How to Remove and Dispose of Asbestos From Your Home

Asbestos poses serious health risks, and exposure can lead to asbestosis and increased risks of lung and larynx cancer as well as mesothelioma. With that in mind, you should exercise extreme care when dealing with asbestos in your home. If you are making it a DIY project to remove and dispose of asbestos, we offer a step-by-step guide on how to do so quickly, safely, and successfully below.

Step 1: Checking Local Restrictions

If you suspect there is asbestos in your home, your first step should always be to check local restrictions on how to deal with it. You can do so by contacting your council or browsing for details on regulations online, but note you should only trust and act on information from official sources.

For example, NSW regulations state you can only remove up to 10 square metres of non-friable asbestos on your own. You must use a licensed professional for larger asbestos removal works and projects involving any amount of friable asbestos.

Step 2: Preparing Yourself

Once you’ve made sure you can remove asbestos yourself, it’s essential to go through a checklist and make sure you are well-prepared for the challenge. First and foremost, you will need personal protective equipment to protect yourself and co-workers from asbestos exposure. PPE for your asbestos removal project includes:

  • RPE (respiratory protective equipment) – where you may go for a P2 face mask or, even better, a dust mask respirator to prevent inhaling asbestos.
  • Overalls – where you can go for disposable or washable overalls you take off on the site to avoid contaminating the immediate environment with asbestos.
  • Headwear, Footwear, and Gloves – where you can choose between disposable or rubber options you will clean thoroughly afterwards.

Step 3: Identifying Asbestos Risks

Assess the work to be done and the risks involved. Start by inspecting and identifying potential asbestos-contaminated materials and creating a plan for removing them. It’s important to note that lab testing is the only way to identify asbestos with 100% certainty.

You will want to avoid using power tools that could disturb asbestos as you work, which is an important consideration. Consider other potential hazards that could be in the way, including live wires, tight spaces, and heat. Make sure to consider all of these and disconnect utilities if needed too.

Step 4: Preparing the Area

Now it’s time to prepare the site. Isolate the area you will work in, put barricades and signs to make sure other people avoid it. It will be important to keep the dust levels to a minimum as you work, but you also want to turn off any fans to avoid potentially spreading asbestos fibres. 

Remove furniture, carpets, and other objects that could be contaminated. Cover the ground and remaining furniture with thick plastic sheets (preferably polythene of at least 200 μm). Create a buffer zone with doors or plastic curtains, ensure you have enough light, and provide appropriate vacuuming tools. 

Bunch of asbestos being removed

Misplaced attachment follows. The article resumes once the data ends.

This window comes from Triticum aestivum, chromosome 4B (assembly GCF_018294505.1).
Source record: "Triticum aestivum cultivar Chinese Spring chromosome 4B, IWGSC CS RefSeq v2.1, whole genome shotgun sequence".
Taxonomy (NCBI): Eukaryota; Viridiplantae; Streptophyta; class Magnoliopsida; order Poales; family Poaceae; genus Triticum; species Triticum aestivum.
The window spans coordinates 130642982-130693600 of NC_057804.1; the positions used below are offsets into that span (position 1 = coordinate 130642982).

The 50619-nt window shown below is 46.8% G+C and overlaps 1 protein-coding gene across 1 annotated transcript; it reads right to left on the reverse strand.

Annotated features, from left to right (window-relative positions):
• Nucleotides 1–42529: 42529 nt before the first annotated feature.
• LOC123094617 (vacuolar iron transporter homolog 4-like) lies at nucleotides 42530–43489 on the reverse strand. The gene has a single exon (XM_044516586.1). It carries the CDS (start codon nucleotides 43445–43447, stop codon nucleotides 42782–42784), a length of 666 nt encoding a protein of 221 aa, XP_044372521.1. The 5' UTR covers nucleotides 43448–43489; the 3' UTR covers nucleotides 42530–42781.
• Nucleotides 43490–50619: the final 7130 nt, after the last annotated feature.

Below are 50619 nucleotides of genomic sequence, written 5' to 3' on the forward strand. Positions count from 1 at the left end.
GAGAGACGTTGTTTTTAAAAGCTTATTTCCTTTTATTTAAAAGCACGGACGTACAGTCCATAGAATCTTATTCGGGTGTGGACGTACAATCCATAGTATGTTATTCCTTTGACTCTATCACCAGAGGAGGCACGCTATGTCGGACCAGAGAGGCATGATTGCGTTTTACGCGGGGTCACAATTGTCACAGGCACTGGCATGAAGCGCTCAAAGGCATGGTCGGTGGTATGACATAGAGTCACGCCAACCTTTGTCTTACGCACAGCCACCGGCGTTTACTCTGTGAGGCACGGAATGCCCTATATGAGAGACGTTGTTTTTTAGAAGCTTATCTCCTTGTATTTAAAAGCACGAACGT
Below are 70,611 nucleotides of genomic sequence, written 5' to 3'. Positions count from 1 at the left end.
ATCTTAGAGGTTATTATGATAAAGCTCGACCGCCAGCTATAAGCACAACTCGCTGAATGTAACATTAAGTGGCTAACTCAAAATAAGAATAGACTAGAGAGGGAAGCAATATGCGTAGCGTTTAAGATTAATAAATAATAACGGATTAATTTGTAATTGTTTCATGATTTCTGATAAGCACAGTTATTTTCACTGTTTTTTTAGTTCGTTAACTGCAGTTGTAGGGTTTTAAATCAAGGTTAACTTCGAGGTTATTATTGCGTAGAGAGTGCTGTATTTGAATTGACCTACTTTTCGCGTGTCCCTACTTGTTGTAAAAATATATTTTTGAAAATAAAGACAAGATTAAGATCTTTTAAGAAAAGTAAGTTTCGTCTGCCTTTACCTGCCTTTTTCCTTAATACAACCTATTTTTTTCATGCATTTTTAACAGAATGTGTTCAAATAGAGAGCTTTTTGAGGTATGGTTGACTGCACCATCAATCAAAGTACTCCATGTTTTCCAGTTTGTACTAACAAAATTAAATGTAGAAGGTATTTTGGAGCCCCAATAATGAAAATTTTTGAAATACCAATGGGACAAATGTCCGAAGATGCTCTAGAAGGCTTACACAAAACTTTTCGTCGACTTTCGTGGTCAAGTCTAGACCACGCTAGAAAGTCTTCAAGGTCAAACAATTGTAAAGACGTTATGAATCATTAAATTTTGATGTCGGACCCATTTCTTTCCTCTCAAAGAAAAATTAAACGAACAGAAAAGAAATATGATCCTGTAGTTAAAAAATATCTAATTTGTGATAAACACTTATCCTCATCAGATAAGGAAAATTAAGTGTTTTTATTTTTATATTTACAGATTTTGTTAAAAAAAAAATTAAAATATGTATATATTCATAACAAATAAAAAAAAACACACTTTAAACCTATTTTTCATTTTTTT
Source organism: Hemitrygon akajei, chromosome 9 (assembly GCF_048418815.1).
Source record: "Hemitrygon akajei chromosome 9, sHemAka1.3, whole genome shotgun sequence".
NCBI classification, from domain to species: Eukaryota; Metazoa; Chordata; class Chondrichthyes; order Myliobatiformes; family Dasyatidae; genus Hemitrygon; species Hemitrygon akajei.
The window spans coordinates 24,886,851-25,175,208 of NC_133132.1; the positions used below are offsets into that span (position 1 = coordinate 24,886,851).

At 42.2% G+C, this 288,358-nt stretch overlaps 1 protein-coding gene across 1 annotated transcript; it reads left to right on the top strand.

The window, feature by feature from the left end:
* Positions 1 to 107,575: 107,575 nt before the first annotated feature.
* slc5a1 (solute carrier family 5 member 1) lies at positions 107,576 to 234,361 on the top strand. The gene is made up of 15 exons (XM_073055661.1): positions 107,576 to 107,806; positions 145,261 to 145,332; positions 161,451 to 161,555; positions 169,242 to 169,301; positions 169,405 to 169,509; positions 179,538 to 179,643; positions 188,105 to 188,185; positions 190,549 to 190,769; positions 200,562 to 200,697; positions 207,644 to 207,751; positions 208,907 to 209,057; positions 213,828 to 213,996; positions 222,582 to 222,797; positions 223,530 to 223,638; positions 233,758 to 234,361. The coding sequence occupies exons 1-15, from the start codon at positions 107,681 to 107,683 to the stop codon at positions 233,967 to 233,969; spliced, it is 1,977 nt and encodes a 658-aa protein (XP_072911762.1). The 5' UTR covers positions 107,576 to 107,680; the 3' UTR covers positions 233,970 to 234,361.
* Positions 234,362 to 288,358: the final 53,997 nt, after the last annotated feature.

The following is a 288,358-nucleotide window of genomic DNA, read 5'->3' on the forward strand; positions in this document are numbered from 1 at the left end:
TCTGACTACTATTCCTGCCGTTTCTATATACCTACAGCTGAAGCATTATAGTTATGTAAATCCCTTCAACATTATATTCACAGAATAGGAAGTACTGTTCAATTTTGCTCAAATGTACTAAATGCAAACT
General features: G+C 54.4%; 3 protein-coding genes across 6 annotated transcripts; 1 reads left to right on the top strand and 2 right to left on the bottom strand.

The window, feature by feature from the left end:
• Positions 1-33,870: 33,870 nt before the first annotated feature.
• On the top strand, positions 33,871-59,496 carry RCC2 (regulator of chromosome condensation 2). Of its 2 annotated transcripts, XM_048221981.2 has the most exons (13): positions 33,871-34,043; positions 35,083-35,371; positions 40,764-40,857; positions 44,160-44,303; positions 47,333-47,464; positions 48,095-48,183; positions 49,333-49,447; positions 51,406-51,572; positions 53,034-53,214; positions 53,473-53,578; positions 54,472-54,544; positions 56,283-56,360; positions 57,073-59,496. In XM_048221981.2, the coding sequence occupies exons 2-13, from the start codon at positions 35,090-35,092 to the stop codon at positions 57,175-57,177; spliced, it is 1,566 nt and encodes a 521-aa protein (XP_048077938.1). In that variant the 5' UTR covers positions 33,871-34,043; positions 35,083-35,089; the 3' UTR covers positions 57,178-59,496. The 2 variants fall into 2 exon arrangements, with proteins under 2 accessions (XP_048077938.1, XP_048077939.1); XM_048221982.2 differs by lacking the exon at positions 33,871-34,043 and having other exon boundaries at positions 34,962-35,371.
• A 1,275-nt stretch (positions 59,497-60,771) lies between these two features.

Step 5: Removing Asbestos-Containing Materials

You’re good to go! However, even with all of the precautions listed above, it’s crucial to remain attentive, careful, and calm as you:
  • Lightly spray water on all suspicious surfaces to thoroughly wet the materials
  • Handle asbestos-containing materials without breaking or damaging them 
  • Place said materials into sealed and clearly marked containers.
  • Collect debris and wipe surfaces with a wet cloth to keep the site tidy and dust-free

Step 6: Disposing and Cleaning Up

To dispose of asbestos, you will need to double-bag all asbestos-contaminated materials. Use approved asbestos removal bags and seal them properly both times, ensuring they are safe for transport. Clean up all surfaces with wet cloths and dispose of them in the same way.

All materials, cloth, and protective gear must be transported to a licensed landfill that accepts asbestos. Make sure you have one before starting work so that there are no hiccups when you’ve already loaded the truck. Note you must transport asbestos-containing materials in a covered truck.

Step 7: Decontaminating

Roll the PVC sheets you used in with no asbestos on the outside. Dispose and wipe the entire area with a clean, wet cloth. You may then use a buffer zone on your site to decontaminate yourself or do so in a separate space with restricted access. 

You will need to remove disposable face, head, and foot covers and double-bag them, while washable PPE needs to be thoroughly washed. You and all workers will also need to shower thoroughly before changing to ensure no asbestos fibres are left over on your bodies.

Final Thoughts

That’s it! That was our simple guide to your DIY asbestos removal project, with steps you can follow to get the job done safely. While removing asbestos is a rather straightforward process, it’s still a dangerous task that could be best left to professional asbestos removalists such as Hives Demolition. 

If you have no experience or lack the gear, you may cause damage to your health or the environment. Do not inspect, assess, or handle asbestos-containing materials if unsure.